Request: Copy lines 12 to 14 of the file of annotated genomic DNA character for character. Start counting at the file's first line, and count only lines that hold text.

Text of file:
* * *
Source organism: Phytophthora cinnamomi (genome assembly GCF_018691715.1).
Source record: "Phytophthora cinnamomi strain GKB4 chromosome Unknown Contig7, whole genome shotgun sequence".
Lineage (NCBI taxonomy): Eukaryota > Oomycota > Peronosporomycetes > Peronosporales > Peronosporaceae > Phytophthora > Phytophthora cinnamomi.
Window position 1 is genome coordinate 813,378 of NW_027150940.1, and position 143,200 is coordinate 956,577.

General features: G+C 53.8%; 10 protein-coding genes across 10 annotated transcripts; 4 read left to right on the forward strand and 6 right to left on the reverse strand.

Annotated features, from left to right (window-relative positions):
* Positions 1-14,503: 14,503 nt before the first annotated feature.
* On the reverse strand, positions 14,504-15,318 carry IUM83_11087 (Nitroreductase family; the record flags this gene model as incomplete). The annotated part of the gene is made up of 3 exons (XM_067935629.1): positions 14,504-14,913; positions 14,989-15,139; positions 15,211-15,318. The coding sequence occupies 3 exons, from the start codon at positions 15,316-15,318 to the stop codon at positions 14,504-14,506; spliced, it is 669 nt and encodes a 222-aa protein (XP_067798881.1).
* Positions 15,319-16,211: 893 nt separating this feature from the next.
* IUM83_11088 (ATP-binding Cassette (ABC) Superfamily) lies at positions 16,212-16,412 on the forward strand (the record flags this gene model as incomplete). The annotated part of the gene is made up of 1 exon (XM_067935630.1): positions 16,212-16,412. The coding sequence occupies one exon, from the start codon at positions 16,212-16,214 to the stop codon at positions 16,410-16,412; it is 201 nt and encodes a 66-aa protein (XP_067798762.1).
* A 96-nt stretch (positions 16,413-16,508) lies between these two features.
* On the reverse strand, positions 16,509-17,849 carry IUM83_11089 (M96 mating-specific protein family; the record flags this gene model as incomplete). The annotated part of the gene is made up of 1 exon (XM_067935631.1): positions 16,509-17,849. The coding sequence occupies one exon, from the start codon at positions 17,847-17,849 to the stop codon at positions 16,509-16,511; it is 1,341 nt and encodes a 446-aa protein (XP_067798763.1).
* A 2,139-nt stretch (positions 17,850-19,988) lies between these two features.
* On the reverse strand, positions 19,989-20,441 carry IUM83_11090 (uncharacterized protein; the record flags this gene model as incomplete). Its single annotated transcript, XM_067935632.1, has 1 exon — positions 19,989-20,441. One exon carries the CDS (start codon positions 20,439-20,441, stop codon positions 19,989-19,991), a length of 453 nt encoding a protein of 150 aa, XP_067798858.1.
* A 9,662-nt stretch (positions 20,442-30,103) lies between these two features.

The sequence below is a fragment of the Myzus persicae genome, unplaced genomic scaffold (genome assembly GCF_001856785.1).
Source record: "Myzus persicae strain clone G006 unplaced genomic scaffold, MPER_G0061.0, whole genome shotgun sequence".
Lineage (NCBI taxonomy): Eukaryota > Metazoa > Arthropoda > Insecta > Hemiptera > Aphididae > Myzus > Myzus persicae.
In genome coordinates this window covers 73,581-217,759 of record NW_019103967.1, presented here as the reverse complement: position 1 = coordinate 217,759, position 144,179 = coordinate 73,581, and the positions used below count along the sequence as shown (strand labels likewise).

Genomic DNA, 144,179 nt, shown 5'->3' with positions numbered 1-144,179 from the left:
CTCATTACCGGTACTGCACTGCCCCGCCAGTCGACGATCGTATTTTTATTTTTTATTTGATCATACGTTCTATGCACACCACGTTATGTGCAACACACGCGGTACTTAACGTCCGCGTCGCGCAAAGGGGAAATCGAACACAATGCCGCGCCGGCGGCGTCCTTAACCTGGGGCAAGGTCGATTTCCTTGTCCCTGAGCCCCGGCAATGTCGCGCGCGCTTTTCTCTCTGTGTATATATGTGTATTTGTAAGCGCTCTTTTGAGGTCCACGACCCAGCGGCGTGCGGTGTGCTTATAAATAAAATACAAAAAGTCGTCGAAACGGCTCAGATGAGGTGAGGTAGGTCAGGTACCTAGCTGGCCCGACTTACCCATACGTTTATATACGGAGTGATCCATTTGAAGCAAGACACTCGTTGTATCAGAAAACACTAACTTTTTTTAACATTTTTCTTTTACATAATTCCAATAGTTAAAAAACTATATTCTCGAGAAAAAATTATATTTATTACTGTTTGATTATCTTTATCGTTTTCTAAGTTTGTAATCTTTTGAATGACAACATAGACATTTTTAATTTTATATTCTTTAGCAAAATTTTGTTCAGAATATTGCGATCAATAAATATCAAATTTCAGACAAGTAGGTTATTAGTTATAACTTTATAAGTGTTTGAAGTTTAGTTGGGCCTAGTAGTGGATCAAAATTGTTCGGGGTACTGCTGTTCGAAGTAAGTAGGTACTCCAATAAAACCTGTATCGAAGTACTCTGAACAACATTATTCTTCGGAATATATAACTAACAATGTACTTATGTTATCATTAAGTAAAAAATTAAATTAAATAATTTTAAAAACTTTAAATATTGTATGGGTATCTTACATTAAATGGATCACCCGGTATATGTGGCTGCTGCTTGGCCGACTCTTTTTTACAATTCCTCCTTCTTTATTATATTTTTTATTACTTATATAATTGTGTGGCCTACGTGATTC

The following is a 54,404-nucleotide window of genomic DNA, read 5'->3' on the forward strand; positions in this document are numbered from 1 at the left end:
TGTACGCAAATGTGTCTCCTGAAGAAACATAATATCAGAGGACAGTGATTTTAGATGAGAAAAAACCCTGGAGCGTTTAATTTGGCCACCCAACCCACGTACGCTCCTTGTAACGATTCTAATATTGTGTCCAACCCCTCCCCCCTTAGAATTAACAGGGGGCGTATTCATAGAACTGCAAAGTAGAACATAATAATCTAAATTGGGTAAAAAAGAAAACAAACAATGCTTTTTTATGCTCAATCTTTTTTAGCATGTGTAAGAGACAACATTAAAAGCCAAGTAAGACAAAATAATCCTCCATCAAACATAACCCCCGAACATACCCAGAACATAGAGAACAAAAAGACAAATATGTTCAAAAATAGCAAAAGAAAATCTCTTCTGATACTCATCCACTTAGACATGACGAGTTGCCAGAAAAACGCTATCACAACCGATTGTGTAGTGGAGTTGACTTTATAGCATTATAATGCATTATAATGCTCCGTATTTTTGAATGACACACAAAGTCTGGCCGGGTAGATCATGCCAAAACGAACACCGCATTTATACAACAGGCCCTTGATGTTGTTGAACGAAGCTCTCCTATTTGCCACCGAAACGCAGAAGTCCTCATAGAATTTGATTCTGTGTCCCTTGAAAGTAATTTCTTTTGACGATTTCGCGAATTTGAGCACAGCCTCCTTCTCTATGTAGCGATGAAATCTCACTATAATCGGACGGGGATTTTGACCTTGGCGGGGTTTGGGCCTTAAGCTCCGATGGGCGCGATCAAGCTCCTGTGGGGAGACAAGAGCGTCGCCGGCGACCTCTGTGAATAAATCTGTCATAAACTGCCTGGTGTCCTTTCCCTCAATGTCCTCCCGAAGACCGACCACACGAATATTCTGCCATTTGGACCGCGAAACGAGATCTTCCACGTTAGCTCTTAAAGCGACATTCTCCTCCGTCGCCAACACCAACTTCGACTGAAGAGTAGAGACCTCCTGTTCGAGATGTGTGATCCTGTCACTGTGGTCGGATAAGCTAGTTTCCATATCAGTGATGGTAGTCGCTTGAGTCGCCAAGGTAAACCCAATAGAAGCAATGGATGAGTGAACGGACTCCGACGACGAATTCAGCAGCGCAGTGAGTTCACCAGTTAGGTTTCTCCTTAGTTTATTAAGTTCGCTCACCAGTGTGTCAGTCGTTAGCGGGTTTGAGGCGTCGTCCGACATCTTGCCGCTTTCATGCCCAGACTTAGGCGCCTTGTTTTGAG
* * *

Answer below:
* On the reverse strand, positions 16,509-17,849 carry IUM83_11089 (M96 mating-specific protein family; the record flags this gene model as incomplete). The annotated part of the gene is made up of 1 exon (XM_067935631.1): positions 16,509-17,849. The coding sequence occupies one exon, from the start codon at positions 17,847-17,849 to the stop codon at positions 16,509-16,511; it is 1,341 nt and encodes a 446-aa protein (XP_067798763.1).
* A 2,139-nt stretch (positions 17,850-19,988) lies between these two features.
* On the reverse strand, positions 19,989-20,441 carry IUM83_11090 (uncharacterized protein; the record flags this gene model as incomplete). Its single annotated transcript, XM_067935632.1, has 1 exon — positions 19,989-20,441. One exon carries the CDS (start codon positions 20,439-20,441, stop codon positions 19,989-19,991), a length of 453 nt encoding a protein of 150 aa, XP_067798858.1.